In order to apply the normal theory sample size equation to sample mass with adiscrete number of particles, consideration for material characteristics is needed. For a heterogeneous bulk material, such as a bulk powder, the sample mass required to ensure adequate representation of the intrinsic or fundamental population heterogeneity or variation is determined by the size, shape, and density of the particles. The total sampling error (TSE) measures the difference between the analyte concentration estimated in the sample (asample) and the mean analyte concentration in the lot (a lot) relative to the mean analyte concentration in the lot (alot), as shown in equation 2:
When ideal sampling is employed, the TSE is reduced to a fundamental sampling error, limited only by the intrinsic heterogeneity of the material. The relative variance of the fundamental sampling error (Sfse2) has been empirically estimated in particle size applications by characterizing the critical particle mass, heterogeneity, size (diameter), shape, density, and weights of the material. Empirical estimates require a thorough and complete knowledge of the material and process. Established material characterization and methods are critical aspects of avoiding unacceptable estimates. As shownin equation 3:
wheref shape is a measure of cubicity or shape factor of the analyte particles; gCF, the granulometric factor, is an empirical correction factor of differences inparticle size; cmax is the compositional maximum heterogeneity and is calculated as if the material consists of the analyte particles and everything else; l, the liberation factor, is an empirical factor representing the proportion of critical content particles separated from the non-analyte containing particles of the lot; dmax is the particle diameter [e.g., the maximum diameter or the diameter (cm) of the size of the opening of a screen retaining 5% by weight of the lot to be sampled]; msample is the mass of the sample; and mlot isthe mass of the lot being sampled. [Note—A liberation factor is needed when the analyte does not appear as separate particles. A high liberation value (1.0) suggests heterogeneity of particles. A low liberation value (0.05) suggests very homogeneous particles. See Appendix 1 for examples of potential applications of equation 3 in the estimation of the fundamental sample mass needed to account for constitutional heterogeneity of the powder mixture.] Use of equation 3 requires prior estimates of fshape, gCF, cmax, I,and dmax.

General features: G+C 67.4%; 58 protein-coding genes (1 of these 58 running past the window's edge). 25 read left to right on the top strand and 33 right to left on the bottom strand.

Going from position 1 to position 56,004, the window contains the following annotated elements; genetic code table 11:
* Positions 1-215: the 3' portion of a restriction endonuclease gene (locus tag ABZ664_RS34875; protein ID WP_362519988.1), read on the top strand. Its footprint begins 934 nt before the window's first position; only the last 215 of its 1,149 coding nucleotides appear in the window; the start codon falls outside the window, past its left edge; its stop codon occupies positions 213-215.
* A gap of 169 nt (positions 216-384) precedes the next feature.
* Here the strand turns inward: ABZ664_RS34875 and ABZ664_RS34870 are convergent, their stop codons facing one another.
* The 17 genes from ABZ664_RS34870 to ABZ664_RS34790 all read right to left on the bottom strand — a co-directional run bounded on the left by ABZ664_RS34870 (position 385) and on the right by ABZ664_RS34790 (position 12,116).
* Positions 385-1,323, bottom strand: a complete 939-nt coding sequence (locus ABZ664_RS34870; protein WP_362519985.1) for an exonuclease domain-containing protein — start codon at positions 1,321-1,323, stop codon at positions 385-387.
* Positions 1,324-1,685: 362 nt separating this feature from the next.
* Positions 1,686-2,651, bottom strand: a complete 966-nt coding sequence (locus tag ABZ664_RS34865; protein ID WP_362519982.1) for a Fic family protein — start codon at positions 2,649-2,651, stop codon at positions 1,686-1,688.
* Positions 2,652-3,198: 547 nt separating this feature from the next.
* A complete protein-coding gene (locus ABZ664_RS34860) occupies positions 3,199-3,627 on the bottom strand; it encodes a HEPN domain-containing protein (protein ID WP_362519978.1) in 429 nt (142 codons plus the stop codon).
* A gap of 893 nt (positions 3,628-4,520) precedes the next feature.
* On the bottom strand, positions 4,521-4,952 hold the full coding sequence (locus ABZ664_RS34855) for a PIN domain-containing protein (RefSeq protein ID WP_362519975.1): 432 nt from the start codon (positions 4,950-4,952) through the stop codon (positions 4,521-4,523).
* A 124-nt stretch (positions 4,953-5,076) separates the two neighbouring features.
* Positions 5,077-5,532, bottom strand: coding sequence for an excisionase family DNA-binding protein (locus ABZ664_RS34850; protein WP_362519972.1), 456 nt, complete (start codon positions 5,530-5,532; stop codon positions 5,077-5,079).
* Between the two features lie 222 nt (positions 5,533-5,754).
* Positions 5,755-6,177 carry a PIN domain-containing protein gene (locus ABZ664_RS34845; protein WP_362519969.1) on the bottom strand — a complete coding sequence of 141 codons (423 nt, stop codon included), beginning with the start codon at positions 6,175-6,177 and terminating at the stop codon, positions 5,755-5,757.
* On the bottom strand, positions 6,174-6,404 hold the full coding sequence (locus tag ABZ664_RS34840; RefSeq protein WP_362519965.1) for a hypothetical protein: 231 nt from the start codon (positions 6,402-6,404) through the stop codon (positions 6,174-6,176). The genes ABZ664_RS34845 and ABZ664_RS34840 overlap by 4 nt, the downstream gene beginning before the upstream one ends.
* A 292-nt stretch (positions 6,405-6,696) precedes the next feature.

其中，fshape是被分析顆粒的立體或形狀指數；gCF，是粒度指數，即顆粒間差異的經驗校正因子； cmax 是組成的最大不均一性（以物料由被分析顆粒和其他所有顆粒組成的方式計算）； l，釋放因子，是經驗指數，代表關鍵成分顆粒從該批非被分析物的顆粒中分離的比例；dmax 是粒徑[如，最大粒徑或過篩保留的整批物料5%的篩上物粒徑]；msample 是樣品量；mlot 是被取樣批次的總量。[注：當被分析物不是分離顆粒時，應賦予釋放因子。高的釋放值（1.0）代表顆粒不均勻，低的釋放值（0.05）代表分布非常不均勻。見附件1（未譯，參考原文）示例，方程3潛在應用于評估基本樣品量時，需要考慮混合粉末的內在不均一]方程3的應用需提前評價 fshape, gCF, cmax, I, and dmax.
Segregation Error 離散誤差
Distribution heterogeneity is the difference between samples or groups of particles spatially or temporally. For example, small particles are located preferentially in the lower portion of a powder bed. This type of situation can arise as a result of powder bed segregation and is common in some particle systems with a broad particle size distribution. In other words, smaller particles may not be randomly distributed throughout the lot. This spatial heterogeneity introduces variation in the sample and is a source of variation that contributes to the total variation. Together, fundamental and segregation error give rise to sampling error, which dictates how variable the samples will be, how large the sample size and numbers of samples should be (e.g., 10 containers, sampled at top and bottom, with sample sizes of 50 g each), and how hard it will be to obtain a representative sample.
Minimizing the effects of segregation error during lot material characterization while still ensuring a representative sample mass requires collecting many small samples that average out the variation of the segregation error. This assumes one is interested in estimating the overall average, not characterizing lot heterogeneity. Segregation error is difficult to control because segregation may be the result of changes in particle size, shape, and density, as well as inputs into the determination of sample mass. Minimizing the effects of segregation error when reducing the primary sample size requires adequate physical mixing or randomization of the primary samples before analysis, thus providing equal selection probability.
Total Sampling Method Error 取樣方法整體誤差
Intrinsicor compositional heterogeneity is a function of the powder system and represents the true characteristics of the material (e.g., equation 3). Thus, intrinsic heterogeneity is often the minimal variance a system can have. The difference between the true state of the system and what is actually measured when ideal sampling is employed is called the fundamental error (equation 2). The relative variance of TSE (S2Total) is represented in equation 4 as the sum of the relative variances of all error components:
The S2Total can be reduced by employing ideal sampling. Ideal sampling will limit or adjust for the effects of error contributed by particle segregation, extraction error created by the sampling device, delimitation error created by not considering the three-dimensional nature of the bulk material, and sample handling errors such as product degradation. The total variation is the sum of these sources of error, illustrated in equation 4 as independent, additive components. To the end of reducing these errors, an important goal of material characterization by sampling is the determination of the relevant errors within the bulk sample. Knowing the source of the error helps determine how to best minimize these errors.